I'm plagued by a seemingly simple but actually troublesome problem, so I ask for help here.


I installed an instance of VMware ESXi 5.1 inside VMware Workstation to learn about various ESXi features. Let me call it vESXi machine. My problem running vESXi is, everytime I suspend the vESXi at night and resume it the next day, the time in vESXi lags. That is, if I suspend vESXi at 22:00 last night and resume it today morning, I will see vESXi reports it is still 22:00 last night. I know this is normal because a PC system keeps its time by counting hardware timer tick interrupt. So, I decide to have vESXi use NTP to sync with an NTP server. My NTP server is a Windows Server 2003 domain controller running on the same LAN segment.

I quickly observe the problem: my vESXi never sync its time with the Window NTP server, no matter how long I wait.

You may suggest that I shutdown vESXi instead of suspend it, but I really love the suspend feature provided by VMware Workstation, which is really quick and fluent.



I've read http://kb.vmware.com/kb/1035833 which provides the workaround(some tweak to make it work with Windows NTP server), but that KB article creates more baffles at first reading. What's more, it is really cumbersome to tweak every vESXi if I have quite many of them.

Q1(primary): What on earth does these statements mean?

By default, an unsynced Windows server chooses a 10-second dispersion and adds to the dispersion on each poll interval that it remains in sync. An ESXi/ESX host, by default, does not accept any NTP reply with a root dispersion greater than 1.5 seconds.

Q2: The KB tells me to add

tos maxdist 30

to /etc/ntp.conf . What does that line mean? The ntpd.conf man page http://linux.die.net/man/5/ntp.conf seems to say nothing about tos or maxdist.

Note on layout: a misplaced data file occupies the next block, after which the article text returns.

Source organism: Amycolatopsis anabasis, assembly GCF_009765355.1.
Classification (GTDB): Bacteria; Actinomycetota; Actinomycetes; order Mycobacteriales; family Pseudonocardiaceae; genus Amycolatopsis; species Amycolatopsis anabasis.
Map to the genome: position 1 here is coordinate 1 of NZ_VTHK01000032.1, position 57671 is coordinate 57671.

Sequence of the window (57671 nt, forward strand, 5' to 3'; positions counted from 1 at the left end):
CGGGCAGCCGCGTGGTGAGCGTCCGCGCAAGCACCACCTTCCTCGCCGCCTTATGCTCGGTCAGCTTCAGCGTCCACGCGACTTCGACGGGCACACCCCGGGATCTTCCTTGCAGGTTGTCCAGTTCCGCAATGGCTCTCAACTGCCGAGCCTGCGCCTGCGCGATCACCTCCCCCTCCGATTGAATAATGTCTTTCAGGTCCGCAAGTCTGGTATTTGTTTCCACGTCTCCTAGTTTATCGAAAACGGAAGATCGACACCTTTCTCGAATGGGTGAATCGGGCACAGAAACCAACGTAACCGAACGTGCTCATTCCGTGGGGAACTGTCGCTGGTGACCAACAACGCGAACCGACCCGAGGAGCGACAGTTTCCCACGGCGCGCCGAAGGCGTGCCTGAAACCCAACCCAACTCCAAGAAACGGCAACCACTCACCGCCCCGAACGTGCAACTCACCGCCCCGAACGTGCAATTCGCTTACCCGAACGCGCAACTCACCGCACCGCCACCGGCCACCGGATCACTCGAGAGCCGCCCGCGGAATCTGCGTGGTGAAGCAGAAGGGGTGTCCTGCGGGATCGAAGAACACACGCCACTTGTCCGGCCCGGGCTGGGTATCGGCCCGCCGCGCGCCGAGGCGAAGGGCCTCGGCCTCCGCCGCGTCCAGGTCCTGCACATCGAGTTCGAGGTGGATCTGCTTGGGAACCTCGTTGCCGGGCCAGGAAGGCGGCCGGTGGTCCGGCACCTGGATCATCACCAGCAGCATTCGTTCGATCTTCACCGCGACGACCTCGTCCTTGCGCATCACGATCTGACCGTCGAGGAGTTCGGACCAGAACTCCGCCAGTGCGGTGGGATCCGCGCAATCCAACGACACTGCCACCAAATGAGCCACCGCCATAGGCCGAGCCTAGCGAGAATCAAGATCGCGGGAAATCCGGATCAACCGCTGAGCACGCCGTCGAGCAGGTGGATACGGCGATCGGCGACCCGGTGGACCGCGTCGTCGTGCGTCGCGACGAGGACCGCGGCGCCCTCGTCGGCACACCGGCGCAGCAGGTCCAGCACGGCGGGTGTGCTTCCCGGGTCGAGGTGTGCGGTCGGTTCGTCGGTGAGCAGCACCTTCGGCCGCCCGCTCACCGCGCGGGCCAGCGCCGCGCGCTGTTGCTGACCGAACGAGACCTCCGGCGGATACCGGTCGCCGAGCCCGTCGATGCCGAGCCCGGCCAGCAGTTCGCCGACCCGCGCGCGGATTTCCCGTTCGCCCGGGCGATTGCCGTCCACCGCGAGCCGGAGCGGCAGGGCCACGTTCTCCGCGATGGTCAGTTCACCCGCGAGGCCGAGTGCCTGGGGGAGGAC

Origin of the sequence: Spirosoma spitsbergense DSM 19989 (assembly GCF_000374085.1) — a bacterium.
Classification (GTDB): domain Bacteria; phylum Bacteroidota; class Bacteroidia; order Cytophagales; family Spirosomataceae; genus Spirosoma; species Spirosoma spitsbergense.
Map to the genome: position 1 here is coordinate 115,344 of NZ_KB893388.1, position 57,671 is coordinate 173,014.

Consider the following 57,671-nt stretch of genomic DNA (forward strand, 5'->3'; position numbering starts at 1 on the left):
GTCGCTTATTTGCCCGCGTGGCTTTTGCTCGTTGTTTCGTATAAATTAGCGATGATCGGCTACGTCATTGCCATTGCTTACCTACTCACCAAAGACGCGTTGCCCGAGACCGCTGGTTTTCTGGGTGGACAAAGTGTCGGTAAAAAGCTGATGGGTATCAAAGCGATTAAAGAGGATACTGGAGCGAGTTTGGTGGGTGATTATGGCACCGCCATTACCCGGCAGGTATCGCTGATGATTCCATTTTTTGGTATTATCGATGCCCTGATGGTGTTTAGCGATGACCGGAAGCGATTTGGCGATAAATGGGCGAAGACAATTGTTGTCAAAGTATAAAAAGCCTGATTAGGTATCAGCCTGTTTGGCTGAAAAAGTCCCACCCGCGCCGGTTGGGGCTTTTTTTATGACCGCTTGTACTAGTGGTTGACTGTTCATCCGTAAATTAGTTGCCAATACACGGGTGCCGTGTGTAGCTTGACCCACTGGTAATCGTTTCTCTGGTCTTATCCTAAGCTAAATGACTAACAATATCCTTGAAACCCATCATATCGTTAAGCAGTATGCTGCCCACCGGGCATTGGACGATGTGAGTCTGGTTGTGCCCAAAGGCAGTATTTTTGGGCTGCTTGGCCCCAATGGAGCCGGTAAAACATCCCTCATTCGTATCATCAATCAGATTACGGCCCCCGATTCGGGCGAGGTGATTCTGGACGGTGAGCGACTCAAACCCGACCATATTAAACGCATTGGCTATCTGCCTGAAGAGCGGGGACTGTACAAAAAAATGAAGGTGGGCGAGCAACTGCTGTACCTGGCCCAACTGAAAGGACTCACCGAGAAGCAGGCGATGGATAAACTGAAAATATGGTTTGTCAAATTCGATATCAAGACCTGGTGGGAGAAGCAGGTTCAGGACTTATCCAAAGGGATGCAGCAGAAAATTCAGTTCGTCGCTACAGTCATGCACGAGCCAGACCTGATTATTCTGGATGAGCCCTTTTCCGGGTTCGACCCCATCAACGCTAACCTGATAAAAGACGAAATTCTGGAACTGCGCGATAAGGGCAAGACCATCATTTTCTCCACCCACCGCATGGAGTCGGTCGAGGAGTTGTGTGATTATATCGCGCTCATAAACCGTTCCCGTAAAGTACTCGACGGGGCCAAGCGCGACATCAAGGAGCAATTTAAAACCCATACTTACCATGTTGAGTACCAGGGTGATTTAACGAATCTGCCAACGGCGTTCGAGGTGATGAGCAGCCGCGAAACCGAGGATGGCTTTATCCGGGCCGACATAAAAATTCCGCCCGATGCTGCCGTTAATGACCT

Q3: Since the ESXi NTP client(daemon) does not sync successfully with the assigned NTP server, does ESXi generate some log message explaining the detail?

Q4: Is there any way to force ESXi's ntp client to immediately sync with a specific NTP server? Even a manual operation is welcome. I don't know whether the bundled ntpd command can do this.

Q5: Without a manual /etc/ntp.conf tweak on ESXi, what kind of NTP server can I set up to provide time source to my vESXi box? Linux ntpd or what? any special configuration on server side required?

Thank you in advance.


After reading NTP FAQ and doing quite some experiments, I have confirmed the following facts:

  1. With the KB1035833 tweak, the vESXi can really sync with my Windows NTP server, even if the vESXi's time is 7 days behind the server(only a 5-to-10-minute wait).
  2. Using viclient to assign a Linux machine(openSUSE 11.4, ntp package 4.2.6 in my case) in my LAN as NTP server, the vESXi without KB1035833 tweak can as well sync with the NTP server with only 5-to-10-minute delay, even with 7-day time lag-behind. But one thing I find I have to keep in mind is that I need to tick Restart NTP service to apply changes in viclient in order to force the time sync shortly(in 5 to 10 minutes). In other word, if I don't restart ESXi's NTP service, it will be quite hard to predict how much time it will take to get the time sync after resuming vESXi with an overnight time lag(sometimes it costs one hour or more) -- probably because the resumed NTP client code considers the NTP server time's jitter unacceptable during that period.

So: My practical problem regarding time-keeping for vESXi has been solved(preferring to sync time with a Linux NTP server).